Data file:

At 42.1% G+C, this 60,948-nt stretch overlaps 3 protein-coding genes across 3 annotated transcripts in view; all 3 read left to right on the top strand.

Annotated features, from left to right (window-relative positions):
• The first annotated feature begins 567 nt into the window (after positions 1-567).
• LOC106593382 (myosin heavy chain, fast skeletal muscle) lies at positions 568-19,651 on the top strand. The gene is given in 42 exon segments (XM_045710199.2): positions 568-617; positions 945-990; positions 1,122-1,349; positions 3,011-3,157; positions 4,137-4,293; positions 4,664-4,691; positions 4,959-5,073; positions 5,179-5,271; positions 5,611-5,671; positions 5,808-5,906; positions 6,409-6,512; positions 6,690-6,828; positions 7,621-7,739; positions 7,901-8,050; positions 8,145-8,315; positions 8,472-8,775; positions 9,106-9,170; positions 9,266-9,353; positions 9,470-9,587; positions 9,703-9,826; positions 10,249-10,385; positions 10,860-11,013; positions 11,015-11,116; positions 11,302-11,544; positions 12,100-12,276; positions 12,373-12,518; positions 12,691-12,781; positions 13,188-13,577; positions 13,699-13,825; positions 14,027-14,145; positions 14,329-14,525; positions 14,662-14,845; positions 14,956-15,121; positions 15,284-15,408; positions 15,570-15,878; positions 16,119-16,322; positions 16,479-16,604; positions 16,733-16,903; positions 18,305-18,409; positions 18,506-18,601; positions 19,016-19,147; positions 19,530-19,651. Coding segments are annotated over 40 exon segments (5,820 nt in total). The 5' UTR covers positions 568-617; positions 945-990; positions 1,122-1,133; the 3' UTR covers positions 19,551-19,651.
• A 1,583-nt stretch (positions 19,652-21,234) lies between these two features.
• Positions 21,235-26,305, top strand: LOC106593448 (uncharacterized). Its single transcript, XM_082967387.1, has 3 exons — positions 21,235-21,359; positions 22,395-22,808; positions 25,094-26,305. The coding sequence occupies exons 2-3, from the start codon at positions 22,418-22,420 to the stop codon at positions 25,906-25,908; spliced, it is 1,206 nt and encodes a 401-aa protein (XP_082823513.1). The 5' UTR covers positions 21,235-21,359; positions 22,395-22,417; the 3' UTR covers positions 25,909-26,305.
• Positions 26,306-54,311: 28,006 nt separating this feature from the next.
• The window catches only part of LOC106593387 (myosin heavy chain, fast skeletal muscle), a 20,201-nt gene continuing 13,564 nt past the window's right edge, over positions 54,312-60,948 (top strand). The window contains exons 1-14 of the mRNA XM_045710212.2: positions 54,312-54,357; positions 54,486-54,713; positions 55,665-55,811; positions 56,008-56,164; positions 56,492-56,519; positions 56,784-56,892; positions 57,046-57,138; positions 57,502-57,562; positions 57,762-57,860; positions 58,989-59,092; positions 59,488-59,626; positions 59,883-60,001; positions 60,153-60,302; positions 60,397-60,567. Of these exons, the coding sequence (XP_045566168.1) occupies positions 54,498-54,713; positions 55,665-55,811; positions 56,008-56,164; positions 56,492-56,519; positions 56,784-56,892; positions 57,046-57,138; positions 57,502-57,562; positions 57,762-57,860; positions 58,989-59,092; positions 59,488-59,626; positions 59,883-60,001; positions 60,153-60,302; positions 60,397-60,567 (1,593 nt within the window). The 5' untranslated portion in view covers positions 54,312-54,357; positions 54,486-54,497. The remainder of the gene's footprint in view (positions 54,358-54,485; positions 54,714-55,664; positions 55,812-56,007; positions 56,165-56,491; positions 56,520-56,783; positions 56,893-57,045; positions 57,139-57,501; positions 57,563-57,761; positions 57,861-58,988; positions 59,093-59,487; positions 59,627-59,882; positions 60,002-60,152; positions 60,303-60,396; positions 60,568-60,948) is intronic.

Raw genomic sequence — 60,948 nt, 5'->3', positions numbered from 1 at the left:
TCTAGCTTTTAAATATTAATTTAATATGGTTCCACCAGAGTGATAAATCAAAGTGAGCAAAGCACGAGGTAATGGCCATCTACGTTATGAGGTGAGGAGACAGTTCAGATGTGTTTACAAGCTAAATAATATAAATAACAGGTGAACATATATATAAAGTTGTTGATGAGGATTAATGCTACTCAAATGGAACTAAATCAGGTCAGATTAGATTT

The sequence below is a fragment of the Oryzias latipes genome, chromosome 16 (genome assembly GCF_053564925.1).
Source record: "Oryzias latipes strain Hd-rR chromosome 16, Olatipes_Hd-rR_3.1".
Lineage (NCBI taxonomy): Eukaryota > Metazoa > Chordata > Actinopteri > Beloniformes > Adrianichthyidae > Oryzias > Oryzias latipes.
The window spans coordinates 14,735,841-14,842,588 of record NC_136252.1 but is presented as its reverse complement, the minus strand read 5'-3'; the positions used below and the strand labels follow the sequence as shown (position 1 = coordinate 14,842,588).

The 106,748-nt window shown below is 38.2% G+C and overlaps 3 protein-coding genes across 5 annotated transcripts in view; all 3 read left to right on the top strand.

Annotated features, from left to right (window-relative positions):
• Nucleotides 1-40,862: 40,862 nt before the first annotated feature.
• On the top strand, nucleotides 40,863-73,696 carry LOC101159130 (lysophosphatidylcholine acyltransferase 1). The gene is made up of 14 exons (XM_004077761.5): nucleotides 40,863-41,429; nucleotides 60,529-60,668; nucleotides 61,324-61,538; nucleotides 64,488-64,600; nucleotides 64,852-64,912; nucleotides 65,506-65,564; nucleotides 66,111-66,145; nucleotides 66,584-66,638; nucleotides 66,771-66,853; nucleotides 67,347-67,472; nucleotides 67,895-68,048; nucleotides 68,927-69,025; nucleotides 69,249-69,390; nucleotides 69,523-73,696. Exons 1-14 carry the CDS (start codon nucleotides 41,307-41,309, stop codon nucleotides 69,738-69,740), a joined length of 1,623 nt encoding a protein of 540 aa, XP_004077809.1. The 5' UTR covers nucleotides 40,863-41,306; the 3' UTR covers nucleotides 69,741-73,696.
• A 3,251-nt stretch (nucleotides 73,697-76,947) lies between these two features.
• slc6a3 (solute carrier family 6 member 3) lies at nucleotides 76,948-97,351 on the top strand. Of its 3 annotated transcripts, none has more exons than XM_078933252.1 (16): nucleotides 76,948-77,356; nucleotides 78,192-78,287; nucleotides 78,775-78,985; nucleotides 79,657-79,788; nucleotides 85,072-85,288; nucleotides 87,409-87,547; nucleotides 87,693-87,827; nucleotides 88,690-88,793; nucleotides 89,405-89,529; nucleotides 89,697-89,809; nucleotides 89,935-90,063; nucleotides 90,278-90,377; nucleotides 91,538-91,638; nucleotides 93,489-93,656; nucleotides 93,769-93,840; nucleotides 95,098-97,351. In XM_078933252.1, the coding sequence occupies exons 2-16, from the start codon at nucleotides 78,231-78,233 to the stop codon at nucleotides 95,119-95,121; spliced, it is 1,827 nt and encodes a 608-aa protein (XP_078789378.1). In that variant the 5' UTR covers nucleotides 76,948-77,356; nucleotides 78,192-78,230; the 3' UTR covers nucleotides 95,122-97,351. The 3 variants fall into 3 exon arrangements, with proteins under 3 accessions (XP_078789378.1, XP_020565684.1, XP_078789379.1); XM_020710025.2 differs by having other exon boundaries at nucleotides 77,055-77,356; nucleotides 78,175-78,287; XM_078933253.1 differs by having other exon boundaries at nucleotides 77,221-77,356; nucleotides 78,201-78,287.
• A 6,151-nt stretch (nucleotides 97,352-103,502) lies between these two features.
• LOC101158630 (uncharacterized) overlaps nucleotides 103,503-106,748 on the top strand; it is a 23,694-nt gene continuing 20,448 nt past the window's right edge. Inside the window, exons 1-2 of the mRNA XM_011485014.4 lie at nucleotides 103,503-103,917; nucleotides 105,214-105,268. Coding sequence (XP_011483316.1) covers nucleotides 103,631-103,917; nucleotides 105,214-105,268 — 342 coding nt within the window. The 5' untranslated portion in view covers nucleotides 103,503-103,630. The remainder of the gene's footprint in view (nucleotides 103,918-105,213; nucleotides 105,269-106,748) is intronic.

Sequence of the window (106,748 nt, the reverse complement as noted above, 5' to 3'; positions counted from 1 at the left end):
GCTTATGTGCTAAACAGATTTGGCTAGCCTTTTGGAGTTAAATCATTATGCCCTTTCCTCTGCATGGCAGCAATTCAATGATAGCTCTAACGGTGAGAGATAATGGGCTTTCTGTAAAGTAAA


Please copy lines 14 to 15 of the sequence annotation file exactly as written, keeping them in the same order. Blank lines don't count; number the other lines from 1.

The window spans coordinates 14,735,841-14,842,588 of record NC_136252.1 but is presented as its reverse complement, the minus strand read 5'-3'; the positions used below and the strand labels follow the sequence as shown (position 1 = coordinate 14,842,588).

The 106,748-nt window shown below is 38.2% G+C and overlaps 3 protein-coding genes across 5 annotated transcripts in view; all 3 read left to right on the top strand.